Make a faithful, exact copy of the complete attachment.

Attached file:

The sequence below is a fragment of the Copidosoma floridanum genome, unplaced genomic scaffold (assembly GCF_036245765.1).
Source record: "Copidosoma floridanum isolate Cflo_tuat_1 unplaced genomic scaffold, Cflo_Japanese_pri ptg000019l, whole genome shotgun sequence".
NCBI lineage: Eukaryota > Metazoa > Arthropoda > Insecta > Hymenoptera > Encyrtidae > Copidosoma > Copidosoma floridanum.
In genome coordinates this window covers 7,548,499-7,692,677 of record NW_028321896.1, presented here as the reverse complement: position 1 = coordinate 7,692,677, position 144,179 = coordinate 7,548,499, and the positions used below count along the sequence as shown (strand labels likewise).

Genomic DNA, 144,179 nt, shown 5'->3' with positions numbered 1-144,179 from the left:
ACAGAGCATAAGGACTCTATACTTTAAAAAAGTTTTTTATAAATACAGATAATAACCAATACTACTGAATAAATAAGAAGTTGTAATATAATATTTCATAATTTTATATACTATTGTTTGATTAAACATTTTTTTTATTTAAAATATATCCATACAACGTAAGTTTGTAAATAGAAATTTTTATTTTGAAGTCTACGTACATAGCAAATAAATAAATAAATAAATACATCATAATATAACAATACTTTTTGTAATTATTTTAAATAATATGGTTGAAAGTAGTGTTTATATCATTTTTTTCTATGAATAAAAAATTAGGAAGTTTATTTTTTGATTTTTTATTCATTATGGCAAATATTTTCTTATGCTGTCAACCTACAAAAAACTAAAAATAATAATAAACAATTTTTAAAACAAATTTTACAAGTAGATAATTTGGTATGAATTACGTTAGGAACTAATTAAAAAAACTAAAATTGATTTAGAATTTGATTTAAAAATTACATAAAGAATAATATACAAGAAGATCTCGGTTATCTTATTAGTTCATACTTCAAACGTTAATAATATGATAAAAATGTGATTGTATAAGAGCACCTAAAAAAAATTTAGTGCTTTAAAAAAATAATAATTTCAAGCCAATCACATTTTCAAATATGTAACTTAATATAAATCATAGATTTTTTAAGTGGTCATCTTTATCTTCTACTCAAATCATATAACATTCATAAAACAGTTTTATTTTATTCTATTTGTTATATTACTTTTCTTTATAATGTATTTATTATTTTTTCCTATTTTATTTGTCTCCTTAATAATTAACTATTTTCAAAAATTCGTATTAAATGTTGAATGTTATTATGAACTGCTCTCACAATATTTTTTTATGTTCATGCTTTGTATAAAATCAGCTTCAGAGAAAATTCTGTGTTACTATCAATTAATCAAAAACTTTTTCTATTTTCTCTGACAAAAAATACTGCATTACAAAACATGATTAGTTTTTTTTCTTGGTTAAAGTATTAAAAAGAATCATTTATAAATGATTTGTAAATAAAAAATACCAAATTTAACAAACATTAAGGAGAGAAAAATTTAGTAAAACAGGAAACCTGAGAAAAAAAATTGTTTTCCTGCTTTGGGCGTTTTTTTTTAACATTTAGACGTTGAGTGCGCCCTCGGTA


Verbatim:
The sequence below is a fragment of the Copidosoma floridanum genome, unplaced genomic scaffold (assembly GCF_036245765.1).
Source record: "Copidosoma floridanum isolate Cflo_tuat_1 unplaced genomic scaffold, Cflo_Japanese_pri ptg000019l, whole genome shotgun sequence".
NCBI lineage: Eukaryota > Metazoa > Arthropoda > Insecta > Hymenoptera > Encyrtidae > Copidosoma > Copidosoma floridanum.
In genome coordinates this window covers 7,548,499-7,692,677 of record NW_028321896.1, presented here as the reverse complement: position 1 = coordinate 7,692,677, position 144,179 = coordinate 7,548,499, and the positions used below count along the sequence as shown (strand labels likewise).

Genomic DNA, 144,179 nt, shown 5'->3' with positions numbered 1-144,179 from the left:
ACAGAGCATAAGGACTCTATACTTTAAAAAAGTTTTTTATAAATACAGATAATAACCAATACTACTGAATAAATAAGAAGTTGTAATATAATATTTCATAATTTTATATACTATTGTTTGATTAAACATTTTTTTTATTTAAAATATATCCATACAACGTAAGTTTGTAAATAGAAATTTTTATTTTGAAGTCTACGTACATAGCAAATAAATAAATAAATAAATACATCATAATATAACAATACTTTTTGTAATTATTTTAAATAATATGGTTGAAAGTAGTGTTTATATCATTTTTTTCTATGAATAAAAAATTAGGAAGTTTATTTTTTGATTTTTTATTCATTATGGCAAATATTTTCTTATGCTGTCAACCTACAAAAAACTAAAAATAATAATAAACAATTTTTAAAACAAATTTTACAAGTAGATAATTTGGTATGAATTACGTTAGGAACTAATTAAAAAAACTAAAATTGATTTAGAATTTGATTTAAAAATTACATAAAGAATAATATACAAGAAGATCTCGGTTATCTTATTAGTTCATACTTCAAACGTTAATAATATGATAAAAATGTGATTGTATAAGAGCACCTAAAAAAAATTTAGTGCTTTAAAAAAATAATAATTTCAAGCCAATCACATTTTCAAATATGTAACTTAATATAAATCATAGATTTTTTAAGTGGTCATCTTTATCTTCTACTCAAATCATATAACATTCATAAAACAGTTTTATTTTATTCTATTTGTTATATTACTTTTCTTTATAATGTATTTATTATTTTTTCCTATTTTATTTGTCTCCTTAATAATTAACTATTTTCAAAAATTCGTATTAAATGTTGAATGTTATTATGAACTGCTCTCACAATATTTTTTTATGTTCATGCTTTGTATAAAATCAGCTTCAGAGAAAATTCTGTGTTACTATCAATTAATCAAAAACTTTTTCTATTTTCTCTGACAAAAAATACTGCATTACAAAACATGATTAGTTTTTTTTCTTGGTTAAAGTATTAAAAAGAATCATTTATAAATGATTTGTAAATAAAAAATACCAAATTTAACAAACATTAAGGAGAGAAAAATTTAGTAAAACAGGAAACCTGAGAAAAAAAATTGTTTTCCTGCTTTGGGCGTTTTTTTTTAACATTTAGACGTTGAGTGCGCCCTCGGTA